“This moment represents that we’re going into the future, and this is what the future looks like,” Bloom tells Vogue.
Every year the Sports Illustrated swimsuit issue releases to considerable fanfare, but 2021’s edition is something special. Each of its three covers spotlights an inspiring woman. Tennis champion Naomi Osaka represents groundbreaking athletes, hip hop star Megan Thee Stallion continues her pop culture dominance by snagging her first SI appearance, and model-actor Leyna Bloom shines in an ivory one piece. The latter is making history. As the first trans person to land on the front page of SI’s annual special issue, Bloom is breaking new ground, a fact she’s well aware of. “We all know that the world [right now] is in this compassionate space of transformation. Any woman of color being on the cover of this magazine means that the world is evolving, and I’m part of that evolution process,” shared Bloom on the phone from Los Angeles. “This moment represents that we’re going into the future, and this is what the future looks like.”
The achievement is something Bloom never imagined for herself. “When I was in the model apartments, getting a SI cover was what my roommates dreamed about [because] it’s the Olympics of modeling,” she says. “I wasn’t expecting it to happen to me; I didn’t think it was possible.” Still, growing up, Bloom followed the casting process each year, and seeing women like Tyra Banks and Beyoncé Knowles—the first African American star and first non-model or athlete to land on the swimsuit issue’s cover, respectively—seize their moments in the spotlight was inspiring. “I was one of those people who would follow the castings, [and] the way the girls trained and prepared for their shoots,” says Bloom. “You’d see how surprised and grateful they were to have this. I even remember the first time I saw Tyra’s cover in 1997, because my dad had the copy. Our family celebrated those milestones in Black entertainment.”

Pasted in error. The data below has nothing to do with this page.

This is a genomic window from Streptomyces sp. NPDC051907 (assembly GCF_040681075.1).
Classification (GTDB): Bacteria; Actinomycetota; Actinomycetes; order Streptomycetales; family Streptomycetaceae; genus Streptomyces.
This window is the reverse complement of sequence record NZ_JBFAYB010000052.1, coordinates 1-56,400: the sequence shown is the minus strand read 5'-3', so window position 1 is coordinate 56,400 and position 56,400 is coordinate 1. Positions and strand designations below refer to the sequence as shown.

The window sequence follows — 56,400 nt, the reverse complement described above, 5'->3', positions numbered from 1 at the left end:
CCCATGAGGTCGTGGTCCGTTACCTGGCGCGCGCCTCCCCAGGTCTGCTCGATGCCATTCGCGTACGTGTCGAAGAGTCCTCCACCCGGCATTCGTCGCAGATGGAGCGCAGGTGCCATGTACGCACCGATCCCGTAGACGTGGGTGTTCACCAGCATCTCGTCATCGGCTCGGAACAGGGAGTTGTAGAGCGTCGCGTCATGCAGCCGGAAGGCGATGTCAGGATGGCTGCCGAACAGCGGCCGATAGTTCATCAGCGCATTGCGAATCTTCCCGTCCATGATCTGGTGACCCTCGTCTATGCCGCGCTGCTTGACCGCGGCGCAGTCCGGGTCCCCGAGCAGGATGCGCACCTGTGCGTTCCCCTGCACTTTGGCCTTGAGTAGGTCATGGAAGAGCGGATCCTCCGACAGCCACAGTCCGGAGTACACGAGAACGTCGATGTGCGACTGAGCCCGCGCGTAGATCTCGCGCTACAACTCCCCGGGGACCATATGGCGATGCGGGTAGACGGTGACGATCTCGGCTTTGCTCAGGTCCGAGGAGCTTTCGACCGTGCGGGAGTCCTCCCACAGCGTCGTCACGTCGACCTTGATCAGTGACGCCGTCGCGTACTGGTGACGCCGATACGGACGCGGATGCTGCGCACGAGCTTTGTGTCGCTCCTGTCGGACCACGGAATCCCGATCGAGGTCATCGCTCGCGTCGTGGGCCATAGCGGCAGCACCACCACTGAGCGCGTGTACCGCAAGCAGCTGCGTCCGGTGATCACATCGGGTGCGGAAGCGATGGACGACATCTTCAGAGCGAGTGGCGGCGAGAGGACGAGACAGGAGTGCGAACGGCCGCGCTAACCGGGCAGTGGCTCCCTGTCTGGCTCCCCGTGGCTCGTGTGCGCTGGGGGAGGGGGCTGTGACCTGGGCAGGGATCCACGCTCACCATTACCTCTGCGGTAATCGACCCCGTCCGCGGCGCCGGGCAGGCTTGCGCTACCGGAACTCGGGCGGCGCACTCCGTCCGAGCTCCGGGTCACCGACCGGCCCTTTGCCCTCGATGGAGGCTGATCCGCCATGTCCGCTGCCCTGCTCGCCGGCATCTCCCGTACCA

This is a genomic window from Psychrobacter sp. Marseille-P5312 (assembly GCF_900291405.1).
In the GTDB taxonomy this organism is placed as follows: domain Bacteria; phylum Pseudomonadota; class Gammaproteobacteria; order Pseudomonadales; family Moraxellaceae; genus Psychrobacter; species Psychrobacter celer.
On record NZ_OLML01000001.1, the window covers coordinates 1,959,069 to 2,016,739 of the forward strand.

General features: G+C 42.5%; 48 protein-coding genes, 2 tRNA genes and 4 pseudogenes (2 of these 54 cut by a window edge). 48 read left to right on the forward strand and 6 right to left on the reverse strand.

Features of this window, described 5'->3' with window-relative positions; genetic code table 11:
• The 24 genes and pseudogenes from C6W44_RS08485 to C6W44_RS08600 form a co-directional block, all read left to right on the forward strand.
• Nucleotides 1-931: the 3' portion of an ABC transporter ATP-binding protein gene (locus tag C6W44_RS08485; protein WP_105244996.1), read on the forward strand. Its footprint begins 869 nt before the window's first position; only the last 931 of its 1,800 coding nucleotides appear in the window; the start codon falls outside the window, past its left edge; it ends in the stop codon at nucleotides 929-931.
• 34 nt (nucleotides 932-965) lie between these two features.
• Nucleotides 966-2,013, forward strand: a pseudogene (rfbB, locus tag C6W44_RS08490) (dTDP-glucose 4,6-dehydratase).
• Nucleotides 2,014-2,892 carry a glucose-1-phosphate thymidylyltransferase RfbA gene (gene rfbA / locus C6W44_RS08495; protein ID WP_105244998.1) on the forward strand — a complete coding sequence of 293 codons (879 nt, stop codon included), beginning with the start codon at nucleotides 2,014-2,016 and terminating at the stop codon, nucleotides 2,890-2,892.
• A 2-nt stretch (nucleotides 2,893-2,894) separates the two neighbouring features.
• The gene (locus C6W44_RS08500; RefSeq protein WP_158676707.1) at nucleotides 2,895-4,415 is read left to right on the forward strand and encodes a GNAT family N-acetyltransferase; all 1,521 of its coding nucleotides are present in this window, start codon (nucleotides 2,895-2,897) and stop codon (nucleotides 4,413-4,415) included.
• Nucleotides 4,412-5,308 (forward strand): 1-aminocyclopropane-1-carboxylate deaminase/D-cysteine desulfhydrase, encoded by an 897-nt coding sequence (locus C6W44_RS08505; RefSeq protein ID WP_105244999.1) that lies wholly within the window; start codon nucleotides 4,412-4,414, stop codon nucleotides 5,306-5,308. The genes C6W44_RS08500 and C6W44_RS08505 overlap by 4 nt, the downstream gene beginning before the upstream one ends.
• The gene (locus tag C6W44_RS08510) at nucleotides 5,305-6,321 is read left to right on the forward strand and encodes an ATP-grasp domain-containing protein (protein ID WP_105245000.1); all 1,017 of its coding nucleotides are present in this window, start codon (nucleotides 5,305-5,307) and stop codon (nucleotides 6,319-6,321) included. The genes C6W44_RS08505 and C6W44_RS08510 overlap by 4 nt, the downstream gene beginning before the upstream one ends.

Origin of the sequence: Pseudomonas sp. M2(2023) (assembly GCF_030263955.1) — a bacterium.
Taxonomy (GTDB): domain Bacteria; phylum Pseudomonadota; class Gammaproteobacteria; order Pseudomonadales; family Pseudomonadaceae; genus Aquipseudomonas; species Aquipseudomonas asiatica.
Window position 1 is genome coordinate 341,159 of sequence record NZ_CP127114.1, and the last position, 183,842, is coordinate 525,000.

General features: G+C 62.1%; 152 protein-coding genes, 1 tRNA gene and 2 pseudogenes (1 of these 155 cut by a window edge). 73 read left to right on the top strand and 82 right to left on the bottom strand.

Bloom’s journey to the cover began when she met Sports Illustrated’s Editor-in-Chief MJ Day in the summer of 2020. After her agents at CAA connected her with Day and her team, the pair sat down for a conversation about modeling for SI that touched on everything from social justice to self-acceptance. “We spoke for about two hours but we didn’t talk about the magazine,” says Bloom. “We talked about space, motherhood, the power of bodies, activism, issues within our bodies that we’ve grown to appreciate and accept. It wasn’t the cliché conversation of ‘make sure you diet.’ It was real and human, totally not what I was expecting, but more than I could have dreamed.” Day’s inclusive vision for the magazine is part of what drew Bloom in. “MJ is truly an angel; she represents love, light, and inspiration,” says Bloom. “She isn’t just looking for a perfect model. She wants people from different backgrounds with different stories to tell, of all sizes, shapes, and from all walks of life. She embraced me and embraced each girl who dared to share their story, put on a swimsuit, and say ‘I am beautiful.’”
This story originally appeared on: Vogue - Author:Janelle Okwodu